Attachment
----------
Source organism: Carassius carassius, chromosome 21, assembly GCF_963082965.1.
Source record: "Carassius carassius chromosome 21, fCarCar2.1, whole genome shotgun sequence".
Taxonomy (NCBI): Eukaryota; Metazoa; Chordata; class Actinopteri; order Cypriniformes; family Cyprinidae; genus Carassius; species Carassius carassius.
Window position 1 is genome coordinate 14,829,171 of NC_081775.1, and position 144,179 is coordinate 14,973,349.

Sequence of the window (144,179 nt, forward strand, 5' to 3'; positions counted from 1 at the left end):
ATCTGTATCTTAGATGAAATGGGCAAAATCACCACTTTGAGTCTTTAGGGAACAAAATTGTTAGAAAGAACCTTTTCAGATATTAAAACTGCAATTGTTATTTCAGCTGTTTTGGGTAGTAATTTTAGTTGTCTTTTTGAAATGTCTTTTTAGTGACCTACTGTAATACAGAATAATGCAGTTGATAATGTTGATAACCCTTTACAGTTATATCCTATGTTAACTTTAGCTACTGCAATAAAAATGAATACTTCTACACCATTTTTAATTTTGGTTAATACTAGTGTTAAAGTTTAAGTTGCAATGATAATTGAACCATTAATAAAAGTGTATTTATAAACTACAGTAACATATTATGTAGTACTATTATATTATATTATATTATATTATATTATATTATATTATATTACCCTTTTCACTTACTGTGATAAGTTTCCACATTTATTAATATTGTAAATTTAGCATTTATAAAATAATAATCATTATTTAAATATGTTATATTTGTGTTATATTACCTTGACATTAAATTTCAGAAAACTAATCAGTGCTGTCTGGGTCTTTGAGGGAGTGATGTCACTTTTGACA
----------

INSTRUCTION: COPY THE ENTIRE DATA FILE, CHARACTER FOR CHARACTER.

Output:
Source organism: Carassius carassius, chromosome 21, assembly GCF_963082965.1.
Source record: "Carassius carassius chromosome 21, fCarCar2.1, whole genome shotgun sequence".
Taxonomy (NCBI): Eukaryota; Metazoa; Chordata; class Actinopteri; order Cypriniformes; family Cyprinidae; genus Carassius; species Carassius carassius.
Window position 1 is genome coordinate 14,829,171 of NC_081775.1, and position 144,179 is coordinate 14,973,349.

Sequence of the window (144,179 nt, forward strand, 5' to 3'; positions counted from 1 at the left end):
ATCTGTATCTTAGATGAAATGGGCAAAATCACCACTTTGAGTCTTTAGGGAACAAAATTGTTAGAAAGAACCTTTTCAGATATTAAAACTGCAATTGTTATTTCAGCTGTTTTGGGTAGTAATTTTAGTTGTCTTTTTGAAATGTCTTTTTAGTGACCTACTGTAATACAGAATAATGCAGTTGATAATGTTGATAACCCTTTACAGTTATATCCTATGTTAACTTTAGCTACTGCAATAAAAATGAATACTTCTACACCATTTTTAATTTTGGTTAATACTAGTGTTAAAGTTTAAGTTGCAATGATAATTGAACCATTAATAAAAGTGTATTTATAAACTACAGTAACATATTATGTAGTACTATTATATTATATTATATTATATTATATTATATTATATTATATTACCCTTTTCACTTACTGTGATAAGTTTCCACATTTATTAATATTGTAAATTTAGCATTTATAAAATAATAATCATTATTTAAATATGTTATATTTGTGTTATATTACCTTGACATTAAATTTCAGAAAACTAATCAGTGCTGTCTGGGTCTTTGAGGGAGTGATGTCACTTTTGACA